ADA associational discrimination. The county provided several legitimate, nondiscriminatory reasons for terminating the employee, but he raised a genuine issue of fact as to whether those reasons were pretextual and avoided summary judgment. The employee allegedly was difficult to work with, had a poor attitude, and was rude to vendors, and at the time it laid off the employee, the employer was facing budget cuts. Another employee was not selected for layoff because he had positive attitude.
However, the court found that the temporal proximity between the employee’s return from leave and his termination (four days) and the subjective nature of the employer’s criticisms suggested that the county’s stated rationale was pretextual. The budget explanation was also unpersuasive, because the employer alternately could have laid off the retained employee to reduce its budget.
After-acquired doctrine. Invoking the after-acquired evidence doctrine, the employer argued that it would have terminated the employee because he used the employer’s equipment and time to run his t-shirt business and because the employee falsified his FMLA paperwork. The court denied summary judgment based on the affirmative defense, however, because the only evidence that the employer provided was the testimony of the employee’s supervisor who said that she would have terminated the employee for his actions. Without more, such as policy or past practice, a fact issue remained as to whether the employer truly would have fired the employee.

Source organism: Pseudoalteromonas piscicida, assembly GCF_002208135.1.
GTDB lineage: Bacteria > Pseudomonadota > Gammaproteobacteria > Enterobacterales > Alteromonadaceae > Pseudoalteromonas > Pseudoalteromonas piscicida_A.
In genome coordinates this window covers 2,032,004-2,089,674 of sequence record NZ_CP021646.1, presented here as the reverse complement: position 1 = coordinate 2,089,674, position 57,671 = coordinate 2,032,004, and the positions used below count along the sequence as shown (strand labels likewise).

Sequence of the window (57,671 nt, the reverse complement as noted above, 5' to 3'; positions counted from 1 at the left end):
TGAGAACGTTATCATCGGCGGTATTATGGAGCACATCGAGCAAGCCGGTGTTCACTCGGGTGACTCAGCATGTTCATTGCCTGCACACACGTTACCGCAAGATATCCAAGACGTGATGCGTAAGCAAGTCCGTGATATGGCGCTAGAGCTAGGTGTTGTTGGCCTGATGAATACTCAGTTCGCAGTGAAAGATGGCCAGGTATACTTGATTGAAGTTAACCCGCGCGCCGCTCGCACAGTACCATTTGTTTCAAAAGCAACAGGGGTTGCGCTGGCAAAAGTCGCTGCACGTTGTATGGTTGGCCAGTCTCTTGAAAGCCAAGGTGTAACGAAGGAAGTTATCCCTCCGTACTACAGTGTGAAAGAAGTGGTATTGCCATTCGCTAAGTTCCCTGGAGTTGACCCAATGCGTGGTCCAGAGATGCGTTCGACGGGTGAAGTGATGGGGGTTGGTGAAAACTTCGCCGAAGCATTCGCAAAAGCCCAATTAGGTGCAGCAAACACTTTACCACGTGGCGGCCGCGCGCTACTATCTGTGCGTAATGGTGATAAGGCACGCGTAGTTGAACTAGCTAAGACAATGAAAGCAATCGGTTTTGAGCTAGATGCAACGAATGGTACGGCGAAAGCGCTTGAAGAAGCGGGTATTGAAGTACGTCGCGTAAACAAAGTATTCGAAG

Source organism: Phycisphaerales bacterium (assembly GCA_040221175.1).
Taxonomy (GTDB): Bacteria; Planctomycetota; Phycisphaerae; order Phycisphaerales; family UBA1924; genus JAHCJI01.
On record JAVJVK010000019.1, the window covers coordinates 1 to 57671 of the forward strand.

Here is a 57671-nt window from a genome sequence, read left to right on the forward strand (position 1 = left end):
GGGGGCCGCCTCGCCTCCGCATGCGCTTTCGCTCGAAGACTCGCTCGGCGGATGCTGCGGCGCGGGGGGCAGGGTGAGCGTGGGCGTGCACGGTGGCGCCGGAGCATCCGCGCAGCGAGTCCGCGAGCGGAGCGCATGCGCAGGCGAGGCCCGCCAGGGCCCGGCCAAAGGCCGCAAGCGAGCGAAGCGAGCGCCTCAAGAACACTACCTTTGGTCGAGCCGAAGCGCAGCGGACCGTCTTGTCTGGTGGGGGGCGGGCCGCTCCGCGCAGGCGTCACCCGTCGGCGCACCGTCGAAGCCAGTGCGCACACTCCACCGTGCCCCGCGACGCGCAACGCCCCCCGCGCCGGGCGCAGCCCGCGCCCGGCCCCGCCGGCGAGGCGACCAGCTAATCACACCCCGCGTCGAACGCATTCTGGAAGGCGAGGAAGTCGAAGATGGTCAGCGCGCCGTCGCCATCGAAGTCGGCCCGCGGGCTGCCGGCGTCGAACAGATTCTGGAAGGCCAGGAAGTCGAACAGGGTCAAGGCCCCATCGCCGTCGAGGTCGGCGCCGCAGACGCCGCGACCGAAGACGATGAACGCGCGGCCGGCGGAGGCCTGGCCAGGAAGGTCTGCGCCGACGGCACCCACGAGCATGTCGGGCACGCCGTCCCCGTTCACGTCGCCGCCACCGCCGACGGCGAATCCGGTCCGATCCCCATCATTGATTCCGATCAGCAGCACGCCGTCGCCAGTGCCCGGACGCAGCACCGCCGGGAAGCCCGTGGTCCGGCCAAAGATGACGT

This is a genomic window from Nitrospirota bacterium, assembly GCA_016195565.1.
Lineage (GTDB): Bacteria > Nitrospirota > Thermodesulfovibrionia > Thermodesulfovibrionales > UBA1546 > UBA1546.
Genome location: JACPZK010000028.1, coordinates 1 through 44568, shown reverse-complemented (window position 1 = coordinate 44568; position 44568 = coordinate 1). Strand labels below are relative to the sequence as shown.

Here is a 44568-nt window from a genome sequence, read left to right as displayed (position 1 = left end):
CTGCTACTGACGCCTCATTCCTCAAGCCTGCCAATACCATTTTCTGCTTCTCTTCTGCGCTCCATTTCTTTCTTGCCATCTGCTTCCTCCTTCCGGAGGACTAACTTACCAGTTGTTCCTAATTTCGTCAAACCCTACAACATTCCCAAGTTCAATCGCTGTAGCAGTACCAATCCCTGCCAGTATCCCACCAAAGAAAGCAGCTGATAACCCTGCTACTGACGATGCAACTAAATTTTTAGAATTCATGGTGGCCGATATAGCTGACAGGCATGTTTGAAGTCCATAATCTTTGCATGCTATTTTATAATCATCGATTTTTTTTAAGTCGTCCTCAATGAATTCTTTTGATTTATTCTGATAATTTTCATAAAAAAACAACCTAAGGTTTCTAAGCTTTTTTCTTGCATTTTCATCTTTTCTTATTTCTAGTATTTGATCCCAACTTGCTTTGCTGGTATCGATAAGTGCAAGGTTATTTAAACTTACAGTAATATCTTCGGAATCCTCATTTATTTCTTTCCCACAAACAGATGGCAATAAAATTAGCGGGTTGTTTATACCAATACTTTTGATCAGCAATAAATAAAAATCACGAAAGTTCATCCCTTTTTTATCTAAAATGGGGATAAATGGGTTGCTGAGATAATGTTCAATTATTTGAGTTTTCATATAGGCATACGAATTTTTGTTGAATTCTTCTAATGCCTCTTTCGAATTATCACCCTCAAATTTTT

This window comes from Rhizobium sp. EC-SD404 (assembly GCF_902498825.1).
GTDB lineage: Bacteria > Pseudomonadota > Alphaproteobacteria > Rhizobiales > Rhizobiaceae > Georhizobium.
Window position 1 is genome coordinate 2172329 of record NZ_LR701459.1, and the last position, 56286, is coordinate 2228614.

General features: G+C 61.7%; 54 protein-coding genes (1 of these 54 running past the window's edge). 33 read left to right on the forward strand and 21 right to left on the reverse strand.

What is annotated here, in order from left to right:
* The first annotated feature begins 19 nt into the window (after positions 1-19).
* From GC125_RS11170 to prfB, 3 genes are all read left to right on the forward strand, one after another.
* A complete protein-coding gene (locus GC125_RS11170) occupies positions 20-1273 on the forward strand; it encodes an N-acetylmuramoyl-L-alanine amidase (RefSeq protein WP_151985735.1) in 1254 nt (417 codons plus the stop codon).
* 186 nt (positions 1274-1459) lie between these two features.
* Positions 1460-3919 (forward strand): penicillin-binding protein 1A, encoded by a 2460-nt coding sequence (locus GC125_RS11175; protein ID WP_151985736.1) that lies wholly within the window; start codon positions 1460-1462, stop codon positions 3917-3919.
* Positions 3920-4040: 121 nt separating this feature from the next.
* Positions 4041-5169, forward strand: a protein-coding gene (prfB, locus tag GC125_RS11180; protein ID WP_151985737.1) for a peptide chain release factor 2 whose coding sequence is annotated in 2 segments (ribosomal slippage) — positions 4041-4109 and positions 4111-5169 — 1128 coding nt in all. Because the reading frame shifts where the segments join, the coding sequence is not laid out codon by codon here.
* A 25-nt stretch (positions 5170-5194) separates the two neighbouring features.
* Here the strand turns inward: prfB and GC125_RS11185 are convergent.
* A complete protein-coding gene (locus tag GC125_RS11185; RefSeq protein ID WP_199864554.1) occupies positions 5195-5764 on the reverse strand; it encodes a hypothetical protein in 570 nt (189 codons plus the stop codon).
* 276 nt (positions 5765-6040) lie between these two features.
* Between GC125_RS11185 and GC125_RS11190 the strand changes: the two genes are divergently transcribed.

Unclean hands. Finally, the employer argued that the doctrine of unclean hands prohibited the employee from profiting from his misconduct. That doctrine was moot as to the FMLA claim since the court already had ruled that the employee wasn’t protected by the FMLA. Summary judgment based on unclean hands was inappropriate as to the retaliation claim because of factual disputes regarding the use of employer equipment to run the employee’s business.
Age discrimination. The five-year age difference between the employee and his replacement was insignificant with respect to his ADEA and state law age discrimination claims, so the court tossed those claims.
SOURCE: Straub v. County of Maui (D. Haw.), No. 17-00516, September 24, 2019.